Construction of History

(History invokes notions of human agency, change, the role of material circumstances in human affairs and the putative meaning of historical events)
One must astonish that how historians studied our long past? How they constructed the entire Indian history into several periods? How they are able to know the social, political, economical and cultural aspect of people who live in distant past? I must say, this question is best answered on the basis of a careful reading of some good historians. One thing can be observed from the readings of good historians that they all dealt with some basic questions. For example:
  • What happened? 
  • What was it like? 
  • What were some of the circumstances and happenings that took place during this period in the past?
  • Why did this event occur? 
  • What were the conditions and forces that brought it about?
  • How did this outcome come to pass? 
  • What were the processes through which the outcome occurred?
These are some of the questions historians keep in their mind to arrive at a conclusion. In short, historians conceptualize, describe, contextualize, explain, and interpret events and circumstances of the past. In India, historians generally constructed history of India on the basis of findings of the past. They are also said as the sources of Indian History.

Sources used for construction of History in India


Manuscripts – Manuscripts refers to ancient books, written by hand either on dried palm leaves or the thick bark of the birch tree, or on paper. They are written in classical languages (Sanskrit, Tamil, Pali, Prakrit, Arabic and others), for example Vedas, Brahmanas, Upanishads, Smritis, Ramayana, Mahabharata, Tripitakas and Sangam literature.

Archaeological Excavations

Archaeology – It is the study of the remains of past. Wherever human beings lived historians find belongings like pottery, jewelry, toys and other things like houses and tools used by them. In course of time, these got buried under debris. They have to be dog out carefully. Then they are studied. Buildings, monuments, temples, houses, etc. also gives important information about the life of those people.

Ancient Coins
Inscriptions and Coins – Writing which is engraved either on a stone surface or on a metal or brick is called an inscription, for example the inscriptions of king Asoka throws light on his administration, war, and various measures taken for public welfare.
An Inscription
History construction encompasses all periods from the various earliest signs of human activity to the very recent past i.e. from cave dwellings to Nuclear Reactors. Obviously the techniques used to study these periods different from one another. Early human activities lack written records, so the descriptions tend to depend entirely on archaeological findings and interpretation. Later, written records i.e. Manuscripts can be used along with archaeological recording. In more recent periods very details of accounts sometimes survive, with inscriptions, coins and portraits to show how history were put together and histories can be compiled from those who worked on them.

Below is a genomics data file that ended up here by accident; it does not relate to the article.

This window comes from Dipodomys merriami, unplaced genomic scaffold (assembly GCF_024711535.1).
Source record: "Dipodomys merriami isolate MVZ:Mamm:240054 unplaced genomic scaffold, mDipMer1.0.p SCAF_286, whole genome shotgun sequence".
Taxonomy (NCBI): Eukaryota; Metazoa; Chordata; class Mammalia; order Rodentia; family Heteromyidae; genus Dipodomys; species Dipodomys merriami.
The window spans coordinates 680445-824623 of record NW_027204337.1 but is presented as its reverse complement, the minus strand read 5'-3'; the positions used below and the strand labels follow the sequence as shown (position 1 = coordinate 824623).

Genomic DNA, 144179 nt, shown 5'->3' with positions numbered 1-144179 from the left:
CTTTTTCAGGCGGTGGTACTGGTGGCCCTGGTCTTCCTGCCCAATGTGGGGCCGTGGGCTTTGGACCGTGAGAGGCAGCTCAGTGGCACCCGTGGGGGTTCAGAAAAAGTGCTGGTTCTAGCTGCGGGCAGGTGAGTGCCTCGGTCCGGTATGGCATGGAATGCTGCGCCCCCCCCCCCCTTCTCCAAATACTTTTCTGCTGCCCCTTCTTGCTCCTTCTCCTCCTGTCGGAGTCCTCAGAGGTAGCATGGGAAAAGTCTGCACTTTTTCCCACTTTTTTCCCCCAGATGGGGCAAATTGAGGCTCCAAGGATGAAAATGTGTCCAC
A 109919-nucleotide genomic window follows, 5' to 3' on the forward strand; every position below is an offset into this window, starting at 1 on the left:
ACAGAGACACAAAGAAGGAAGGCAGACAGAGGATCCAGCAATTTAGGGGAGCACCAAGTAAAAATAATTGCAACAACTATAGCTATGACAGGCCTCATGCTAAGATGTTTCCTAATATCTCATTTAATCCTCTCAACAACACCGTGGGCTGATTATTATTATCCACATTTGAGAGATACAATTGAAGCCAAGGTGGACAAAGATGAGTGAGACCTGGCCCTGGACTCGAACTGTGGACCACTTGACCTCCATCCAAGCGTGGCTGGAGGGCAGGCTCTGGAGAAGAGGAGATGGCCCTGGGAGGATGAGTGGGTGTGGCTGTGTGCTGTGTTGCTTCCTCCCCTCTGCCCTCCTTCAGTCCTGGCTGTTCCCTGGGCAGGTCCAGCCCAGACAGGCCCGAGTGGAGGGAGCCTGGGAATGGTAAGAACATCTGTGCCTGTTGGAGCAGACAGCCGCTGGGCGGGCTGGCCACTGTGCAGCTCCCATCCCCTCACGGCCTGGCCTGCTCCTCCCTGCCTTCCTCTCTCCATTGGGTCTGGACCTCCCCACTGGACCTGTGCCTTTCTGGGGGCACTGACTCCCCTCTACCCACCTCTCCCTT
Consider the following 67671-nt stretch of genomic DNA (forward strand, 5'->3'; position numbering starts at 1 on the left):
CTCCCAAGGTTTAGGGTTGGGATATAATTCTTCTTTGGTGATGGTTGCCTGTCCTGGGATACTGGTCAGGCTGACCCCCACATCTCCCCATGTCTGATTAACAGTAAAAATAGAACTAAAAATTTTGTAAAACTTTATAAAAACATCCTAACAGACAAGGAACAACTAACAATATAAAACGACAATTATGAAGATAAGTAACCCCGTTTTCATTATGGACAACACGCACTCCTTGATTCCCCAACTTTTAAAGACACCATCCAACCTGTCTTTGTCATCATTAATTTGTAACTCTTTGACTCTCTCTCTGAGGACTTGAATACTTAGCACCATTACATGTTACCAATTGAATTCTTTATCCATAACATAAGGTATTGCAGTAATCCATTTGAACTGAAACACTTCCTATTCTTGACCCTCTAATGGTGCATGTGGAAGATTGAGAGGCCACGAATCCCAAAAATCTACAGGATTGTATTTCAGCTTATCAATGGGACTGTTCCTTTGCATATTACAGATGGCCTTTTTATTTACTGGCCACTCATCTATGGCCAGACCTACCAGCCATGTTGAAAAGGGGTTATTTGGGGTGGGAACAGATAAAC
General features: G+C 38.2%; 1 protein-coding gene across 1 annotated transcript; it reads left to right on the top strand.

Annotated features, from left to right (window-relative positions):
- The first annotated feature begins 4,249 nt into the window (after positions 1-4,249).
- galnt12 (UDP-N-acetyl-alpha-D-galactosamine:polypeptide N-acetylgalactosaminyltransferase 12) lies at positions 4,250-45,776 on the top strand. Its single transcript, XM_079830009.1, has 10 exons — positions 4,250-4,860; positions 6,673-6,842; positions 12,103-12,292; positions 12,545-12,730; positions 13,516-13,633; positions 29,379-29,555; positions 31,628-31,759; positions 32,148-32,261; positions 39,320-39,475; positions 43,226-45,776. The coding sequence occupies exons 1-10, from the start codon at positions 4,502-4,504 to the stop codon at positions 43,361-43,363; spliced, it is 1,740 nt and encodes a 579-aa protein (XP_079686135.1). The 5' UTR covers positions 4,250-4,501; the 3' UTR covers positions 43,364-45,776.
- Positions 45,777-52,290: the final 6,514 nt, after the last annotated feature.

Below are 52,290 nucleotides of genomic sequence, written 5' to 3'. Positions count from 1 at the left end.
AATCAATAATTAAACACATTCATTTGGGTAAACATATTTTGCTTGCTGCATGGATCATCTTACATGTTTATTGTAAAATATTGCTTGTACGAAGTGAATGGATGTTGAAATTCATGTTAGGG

Evolution of Indian History

The clues provided by archaeology have enabled historians to discover how men and women lived in India many thousand years ago. Historians described this type of life as primitive, because the people largely depend upon nature for their livelihood. Their food was not cooked and their clothes were not sewn, and they had no houses. Since they did not cultivate crops and vegetables and lived off what they found on plants and trees, and hunted animals instead of tame them, they are called ‘food-gatherers’.
Slowly, as they learnt more and more about the plants and animals which surrounded them, and as they improved their tools and methods of making things, they began to lead an easier life. Finally, they found ways of growing plants and taming animals. This is the stage at which man is described as a ‘food-producer’. It took almost 300,000 years to change from food gathering to food-producing. Soon these people were managing their lives so well that they were not only dwelling in well-constructed huts but had leisure hours to think and record their thoughts and to improve their ways of living.
Contact between human habitations is often made because of the need to exchange items produced in different areas. Such exchanges sometimes develop into trade, and lines of communication into trade routes. Traders go from one place to another and there is therefore an intermixing of people. The earliest form of exchange and movement of people was that of pastorals and herdsmen who took their animals to different pastures, had relations with settled agriculturists and also carried with them a few items of exchange. Where such exchange was successful, there, gradually, full time traders took over the job of exchange and then commerce developed. Pastoralism, agriculture and trade, therefore, are important human activities and play a major role in the evolution of history.
People who move or migrate carry their language with them. This is then mixed with the language of those settled in the area to which a group has moved. Out of the mixture of languages, a new language may emerge. Areas that have a lot of contact with other people tend to change fast. But there are other areas which remain cut off or isolated and in such areas there is less change. In some parts of India there are such areas which have not undergone much change. These are frequently inhabited by what we have come to call ‘tribal people’. There cultures are very important to the understanding of Indian culture. They represent the way of life which was common to India at the time when Indian culture first began.